After reading through the CyberSecurity Strategy and Implementation Plan (CSIP) I was impressed with its scope and relatively clear terminology, acronyms notwithstanding, and how it outlined federal strategy. I expect the timelines to be challenging, though.
Working in a multi-national, Fortune 500 company, I know that if you don’t already have some information collected and maintained you may set yourself up for failure and deception when you set arbitrary deadlines. The first such deadline assigned by the CISP is November 13, this upcoming Friday.
Determining what is considered a “high value asset” can be difficult for a number of reasons, including the following.
- Lack of knowledge of the evaluators as to the data and/or processes for which a system is responsible.
- Lack of knowledge of upstream/downstream impacts from a system.
- Political pressure to rank systems by importance as though valuation of systems was a zero-sum game.
I don’t doubt the talent and motivation of most people involved in this venture. My exposure to federal cybersecurity and information systems personnel has impressed me. I am concerned with the collection and collation of this information, however.
Where the Federal Incident Response Best Practices (shown in Objective 2 and targeted for October 30, 2015) had a shorter delivery time they also had a different vector to delivery, namely, I would expect less internecine arguing over well-known industry-vetted responses. Determining that an asset is of high value can involve negotiation of terms and understanding of the asset and its connections to other assets.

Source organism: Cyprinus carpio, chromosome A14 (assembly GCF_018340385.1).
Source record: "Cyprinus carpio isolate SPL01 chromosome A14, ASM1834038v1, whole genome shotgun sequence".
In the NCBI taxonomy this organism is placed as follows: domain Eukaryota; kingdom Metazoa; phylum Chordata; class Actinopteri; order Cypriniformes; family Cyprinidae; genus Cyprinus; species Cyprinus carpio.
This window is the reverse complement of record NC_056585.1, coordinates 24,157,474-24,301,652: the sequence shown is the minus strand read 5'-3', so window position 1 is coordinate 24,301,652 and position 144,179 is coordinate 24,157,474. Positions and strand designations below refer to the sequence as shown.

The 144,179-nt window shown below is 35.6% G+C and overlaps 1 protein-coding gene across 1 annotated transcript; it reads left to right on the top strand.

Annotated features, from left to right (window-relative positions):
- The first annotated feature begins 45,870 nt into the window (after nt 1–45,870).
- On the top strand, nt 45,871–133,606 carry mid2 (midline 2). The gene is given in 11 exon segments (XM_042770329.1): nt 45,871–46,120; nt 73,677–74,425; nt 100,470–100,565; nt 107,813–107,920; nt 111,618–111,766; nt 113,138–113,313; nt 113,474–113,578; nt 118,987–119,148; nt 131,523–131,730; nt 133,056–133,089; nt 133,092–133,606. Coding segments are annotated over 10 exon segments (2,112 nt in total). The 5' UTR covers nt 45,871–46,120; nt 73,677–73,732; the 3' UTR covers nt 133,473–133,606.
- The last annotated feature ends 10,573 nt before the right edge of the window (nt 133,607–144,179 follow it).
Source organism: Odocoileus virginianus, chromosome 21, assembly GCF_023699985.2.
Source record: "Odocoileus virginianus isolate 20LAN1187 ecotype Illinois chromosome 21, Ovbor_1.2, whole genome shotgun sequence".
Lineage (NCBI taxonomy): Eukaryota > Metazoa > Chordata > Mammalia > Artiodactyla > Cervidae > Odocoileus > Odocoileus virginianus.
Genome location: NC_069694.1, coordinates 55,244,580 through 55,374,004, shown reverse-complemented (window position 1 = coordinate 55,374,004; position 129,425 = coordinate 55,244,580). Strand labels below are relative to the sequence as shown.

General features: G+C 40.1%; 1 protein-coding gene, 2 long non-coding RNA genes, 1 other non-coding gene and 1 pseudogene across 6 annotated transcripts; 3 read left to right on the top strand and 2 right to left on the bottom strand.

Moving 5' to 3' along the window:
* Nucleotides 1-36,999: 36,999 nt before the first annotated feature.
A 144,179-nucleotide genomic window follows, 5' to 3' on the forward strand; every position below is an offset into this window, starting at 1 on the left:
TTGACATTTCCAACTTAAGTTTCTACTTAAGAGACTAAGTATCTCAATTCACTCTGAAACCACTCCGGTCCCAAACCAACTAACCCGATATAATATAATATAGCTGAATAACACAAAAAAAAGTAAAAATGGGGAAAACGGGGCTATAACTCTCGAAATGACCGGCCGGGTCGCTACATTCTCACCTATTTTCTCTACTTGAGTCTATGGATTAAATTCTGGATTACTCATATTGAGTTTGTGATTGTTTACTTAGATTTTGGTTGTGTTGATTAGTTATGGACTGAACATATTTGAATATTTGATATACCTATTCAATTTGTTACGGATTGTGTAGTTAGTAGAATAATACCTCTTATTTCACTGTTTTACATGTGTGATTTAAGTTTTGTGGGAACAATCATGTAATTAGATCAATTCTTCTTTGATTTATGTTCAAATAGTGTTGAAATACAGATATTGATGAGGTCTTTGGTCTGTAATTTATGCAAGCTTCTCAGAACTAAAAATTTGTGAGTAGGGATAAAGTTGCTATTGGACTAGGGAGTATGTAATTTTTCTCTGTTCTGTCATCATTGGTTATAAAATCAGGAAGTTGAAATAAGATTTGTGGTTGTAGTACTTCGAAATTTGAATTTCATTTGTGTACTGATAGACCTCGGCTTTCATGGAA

Objective 4: Human Resources also is concerning since it asks agencies to report their cybersecurity personnel needs but much of the guidance on implementing best practices for protection and response aren’t scheduled to be updated and redistributed to agencies before March 31, 2016 or June 30, 2016 (per § 3, parts a & b, page 17 of 21). This would seem to invite agencies to inflate their headcount before knowing specific responsibilities.
I am interested in seeing both the contract delivered in Objective 2: Detect and the guidance delivered in Objective 3: Respond as those should be informative for the how we might formulate similar corporate artifacts. My biggest interest is in the results of the subcommittee on emerging technology that’s the goal of Objective 5: Technology. It seems pretty accepted that information security and risk management as they’ve been implemented in recent history have a tenuous relationship with fast-to-market frameworks, methodologies, and technologies such as Agile, Scrum, Kanban, Lean, etc. My hope is that the subcommittee named in Objective 5 will take options from the public sector, vet them according to their stringent requirements and publish a good framework for integrating rigorous security standards with rapidly responsive segments of information technology.